Driver Behind "Fastest Lap Around Manhattan" Is Jailed, Has Car Seized

Example #4,080 of why it is not wise to videotape yourself breaking the law and then upload that video to the internet: Adam Tang, who allegedly filmed himself setting an unofficial speed record in a drive around the island of Manhattan, was arrested yesterday for reckless driving. Police also seized Tang's 2006 BMW Z4, according to the Associated Press.

Pre-arrest, Jalopnik interviewed Tang (aka "AfroDuck"), who said, "You frankly can't identify who I am by just looking at the video and records were meant to be broken." Unfortunately for Tang, police were able to track him down using surveillance-camera footage.

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Original post by Raphael Orlove on Jalopnik

Driver Claims New Record For Fastest Lap Around Manhattan

Driver Claims New Record For Fastest Lap Around Manhattan

The first illegal, dangerous, record lap of Manhattan we know of was Alex Roy's 27 minute run in 2001. In 2010, a group called CBC broke that with 26:03. Now a new driver claims 24:07. But what exactly is a lap of Manhattan, and how do you set the record? UPDATE: We have spoken with the driver.

The new fastest laps claims to be set by the elegantly-named AfroDuck Productions. The run supposedly took place just a few days ago on August 26th, 2013. The car is a stock 2006 BMW Z4.

Driver Claims New Record For Fastest Lap Around Manhattan

So what's the route? The driver starts on FDR/East Side Drive at 116th Street, just outside of Harlem. They tear down under the Williamsburg, Manhattan, and Brooklyn Bridges, then shoot through the Battery Park Tunnel around the downtown tip of the island. After that there are the red lights of West Street/West Side Drive, which finally opens up in Midtown by all of Trump's buildings.

The course then cuts off the northern tip of Manhattan, turning right by the George Washington Bridge in Washington Heights. From there, the driver gets across Manhattan at one of its narrowest points, turns back onto FDR/East Side Drive and runs to the start/finish line.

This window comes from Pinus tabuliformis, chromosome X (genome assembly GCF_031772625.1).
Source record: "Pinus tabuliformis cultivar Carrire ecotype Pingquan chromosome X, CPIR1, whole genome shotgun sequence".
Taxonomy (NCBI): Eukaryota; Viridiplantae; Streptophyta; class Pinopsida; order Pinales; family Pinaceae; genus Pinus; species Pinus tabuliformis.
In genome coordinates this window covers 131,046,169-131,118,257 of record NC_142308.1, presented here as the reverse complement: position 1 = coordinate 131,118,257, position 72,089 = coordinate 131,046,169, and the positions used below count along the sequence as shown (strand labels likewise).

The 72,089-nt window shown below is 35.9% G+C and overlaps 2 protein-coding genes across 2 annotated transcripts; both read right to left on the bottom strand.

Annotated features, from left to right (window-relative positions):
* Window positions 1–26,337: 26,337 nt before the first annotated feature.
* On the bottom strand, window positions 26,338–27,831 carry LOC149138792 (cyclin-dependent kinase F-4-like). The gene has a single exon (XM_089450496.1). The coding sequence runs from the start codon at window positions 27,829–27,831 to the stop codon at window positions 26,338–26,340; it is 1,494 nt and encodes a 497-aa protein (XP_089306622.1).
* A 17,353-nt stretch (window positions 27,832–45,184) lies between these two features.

It's about 26.5 miles in total. That makes the average speed only something around 66 miles an hour. As you can tell by watching the video, the real time saving comes from managing traffic.

Well, by managing traffic, I mean passing on the right, weaving across lanes, and cutting people off like a cabbie. Despite the fact that the run is set when there's very few cars on the roads (by Manhattan standards), this is still very much reckless driving.

I wouldn't want anyone I know to attempt this, and I wouldn't want to try a record run myself. It's one thing to drive and crash out your own car, it's another thing to try and drive the limit surrounded by completely innocent strangers in their own cars.

UPDATE: We asked a few questions from Afro Duck, and received the following responses.

JALOPNIK: Why publish your video so close to when you performed the run? Other drivers waited over a year to release their footage, if ever.
AFRODUCK: You frankly can't identify who I am by just looking at the video and records were meant to be broken. I'll release my name a year from now.

J: How did you prepare for the run?
AD: Other than my car being stocked, I went out various times throughout the night to figure out the traffic patter[n]s.

J: What was your hairiest moment during the lap?
AD: None, I was always in control. In fact, this wasn't the first time I broke the record. I can do it consistently under 24 minutes and most likely beat my own record again.
J: What would you say to someone considering an attempt on breaking your record?
AD: Go ahead. Just watch out for the speeding tickets.

J: What do you say to someone calling your driving dangerous and extremely reprehensible?
AD: Whether you['re] a good driver or not, when you're on the road, you have a high chance of getting hit by a drunk driver, being cut off (especially in NY), etc. Being a good driver, you're more aware of what is around you. Being a fast driver doesn't mean that you're inherently a bad or reckless driver. Like I said before, I'm in control. That said, understand traffic patterns, understand what's around you and understand how others control or don't control their cars.
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